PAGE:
Paris: At one of the entrances to the Tuileries Gardens off Rue de Rivoli, you’ll find two large bronze statues on either side of the shallow steps going down. We’ve walked past them countless times, but this visit we stopped to look closely and were quite surprised at the rather gruesome subject matter so realistically done. They are both by Auguste Nicolas Cain (b. Paris 1822, d. Paris 1894).
One is “Rhinocéros Attaqué par un Tigre” (Rhinoceros Attacked by a Tiger), bronze 1882-1884, placed in the Tuileries Gardens 1884. I suppose in the 1880s rhinos were more plentiful and the threat of extinction had not even been voiced. But, this piece seemed somehow prophetic to us, given the tenuous state of rhinos today. I stood by the sculpture, rooting for the rhino!
Cain was a well-known French sculptor in the Animaliers School, noted for portraying domesticated and wild animals. He especially liked carnivores “doing their thing”, and combat between animals. These tended to be very large sculptures.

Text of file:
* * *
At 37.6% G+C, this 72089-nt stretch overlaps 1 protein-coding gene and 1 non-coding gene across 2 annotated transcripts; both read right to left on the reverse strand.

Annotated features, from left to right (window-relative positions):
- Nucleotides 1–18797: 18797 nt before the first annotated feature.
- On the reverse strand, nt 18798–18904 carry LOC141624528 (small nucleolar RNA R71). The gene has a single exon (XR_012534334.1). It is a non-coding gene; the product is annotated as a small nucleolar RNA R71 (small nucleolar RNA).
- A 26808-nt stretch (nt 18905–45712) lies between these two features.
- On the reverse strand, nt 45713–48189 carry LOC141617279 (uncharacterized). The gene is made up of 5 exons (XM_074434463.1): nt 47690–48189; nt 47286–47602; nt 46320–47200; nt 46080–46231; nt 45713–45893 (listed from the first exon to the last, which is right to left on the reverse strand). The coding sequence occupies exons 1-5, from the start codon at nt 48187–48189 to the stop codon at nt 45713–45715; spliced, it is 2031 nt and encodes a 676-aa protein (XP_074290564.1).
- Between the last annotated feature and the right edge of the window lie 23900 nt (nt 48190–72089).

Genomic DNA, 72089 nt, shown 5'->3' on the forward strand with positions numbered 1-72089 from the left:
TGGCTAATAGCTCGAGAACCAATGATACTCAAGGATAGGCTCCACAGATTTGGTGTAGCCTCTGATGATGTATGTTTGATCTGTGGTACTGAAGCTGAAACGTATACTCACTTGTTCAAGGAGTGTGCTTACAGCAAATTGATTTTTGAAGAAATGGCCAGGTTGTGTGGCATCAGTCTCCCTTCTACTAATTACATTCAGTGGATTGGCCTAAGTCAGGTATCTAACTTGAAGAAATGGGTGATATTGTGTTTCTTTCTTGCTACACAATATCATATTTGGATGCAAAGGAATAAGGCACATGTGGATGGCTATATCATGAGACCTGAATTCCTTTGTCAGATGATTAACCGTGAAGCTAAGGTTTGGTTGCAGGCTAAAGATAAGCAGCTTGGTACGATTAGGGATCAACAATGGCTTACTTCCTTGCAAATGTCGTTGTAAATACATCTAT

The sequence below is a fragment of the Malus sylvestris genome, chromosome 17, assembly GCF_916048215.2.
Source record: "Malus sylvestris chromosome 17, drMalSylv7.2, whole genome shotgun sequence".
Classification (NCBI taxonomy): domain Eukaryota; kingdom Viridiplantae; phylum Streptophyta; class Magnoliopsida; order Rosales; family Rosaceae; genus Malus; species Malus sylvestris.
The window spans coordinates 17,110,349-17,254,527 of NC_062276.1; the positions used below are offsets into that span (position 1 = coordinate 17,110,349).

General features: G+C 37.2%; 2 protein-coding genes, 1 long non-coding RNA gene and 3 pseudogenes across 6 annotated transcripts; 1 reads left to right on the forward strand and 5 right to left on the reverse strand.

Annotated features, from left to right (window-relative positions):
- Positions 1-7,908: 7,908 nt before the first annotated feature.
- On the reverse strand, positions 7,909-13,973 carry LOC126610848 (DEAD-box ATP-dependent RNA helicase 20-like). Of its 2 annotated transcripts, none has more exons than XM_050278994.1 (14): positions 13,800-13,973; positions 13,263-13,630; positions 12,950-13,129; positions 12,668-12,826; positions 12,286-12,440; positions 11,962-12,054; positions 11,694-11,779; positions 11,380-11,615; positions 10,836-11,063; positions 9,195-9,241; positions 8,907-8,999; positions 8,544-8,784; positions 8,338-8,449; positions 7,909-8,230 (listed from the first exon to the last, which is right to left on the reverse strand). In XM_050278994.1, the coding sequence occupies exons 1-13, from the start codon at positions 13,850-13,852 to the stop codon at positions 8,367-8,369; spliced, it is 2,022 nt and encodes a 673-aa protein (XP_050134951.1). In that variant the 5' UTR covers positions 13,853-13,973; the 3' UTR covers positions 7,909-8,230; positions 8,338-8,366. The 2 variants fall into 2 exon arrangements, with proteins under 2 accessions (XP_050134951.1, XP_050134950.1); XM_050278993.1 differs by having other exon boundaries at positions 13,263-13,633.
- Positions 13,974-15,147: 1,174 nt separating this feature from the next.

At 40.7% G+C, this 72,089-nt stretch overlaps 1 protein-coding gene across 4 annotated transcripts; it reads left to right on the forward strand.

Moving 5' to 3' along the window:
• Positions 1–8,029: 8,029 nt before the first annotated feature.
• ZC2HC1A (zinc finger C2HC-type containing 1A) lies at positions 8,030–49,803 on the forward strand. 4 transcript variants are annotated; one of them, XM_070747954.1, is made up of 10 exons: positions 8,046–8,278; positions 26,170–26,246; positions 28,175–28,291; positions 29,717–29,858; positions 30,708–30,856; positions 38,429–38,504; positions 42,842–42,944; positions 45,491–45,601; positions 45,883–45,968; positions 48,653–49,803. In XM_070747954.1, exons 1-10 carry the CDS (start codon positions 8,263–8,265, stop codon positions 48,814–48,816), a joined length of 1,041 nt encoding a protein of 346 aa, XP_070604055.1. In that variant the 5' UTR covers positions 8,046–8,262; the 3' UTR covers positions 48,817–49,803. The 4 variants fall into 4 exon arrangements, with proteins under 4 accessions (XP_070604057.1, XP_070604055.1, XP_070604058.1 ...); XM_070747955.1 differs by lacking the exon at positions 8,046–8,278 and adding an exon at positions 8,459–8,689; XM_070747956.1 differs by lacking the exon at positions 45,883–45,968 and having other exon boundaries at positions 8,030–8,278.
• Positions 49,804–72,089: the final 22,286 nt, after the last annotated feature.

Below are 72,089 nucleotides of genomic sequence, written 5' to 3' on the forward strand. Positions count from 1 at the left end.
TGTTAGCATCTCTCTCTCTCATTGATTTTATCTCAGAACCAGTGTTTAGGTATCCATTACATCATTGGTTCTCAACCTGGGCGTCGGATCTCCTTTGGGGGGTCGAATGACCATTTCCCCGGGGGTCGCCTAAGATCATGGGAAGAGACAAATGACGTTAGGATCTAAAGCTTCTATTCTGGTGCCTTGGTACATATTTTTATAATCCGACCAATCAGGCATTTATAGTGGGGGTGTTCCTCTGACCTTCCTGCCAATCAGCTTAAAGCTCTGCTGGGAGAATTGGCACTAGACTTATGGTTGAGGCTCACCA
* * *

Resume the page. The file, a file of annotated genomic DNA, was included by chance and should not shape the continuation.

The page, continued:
But, he also sculpted a range of domestic and farmyard animals, often with a humorous touch, which were usually smaller.
Other bronzes by Cain in the Tuileries to look out for are “Tigre Terrassant un Crocodil” (Tiger bringing down a Crocodile), 1873; and “Tigresse Apportant un Paon à ses Petits” (Tigress Bringing a Peacock to her young), 1873.
One of his most famous pieces is supposedly “Le Lion de Nubie et sa Proie” (Nubian Lion and his Prey) in the Luxembourg Gardens—I’ll make a point of seeking that out next visit to Paris.
To see an article about rhino poaching and a plea to save the rhinos today, go here: http://viviennemackie.wordpress.com/2014/02/13/rescuing-the-rhinos/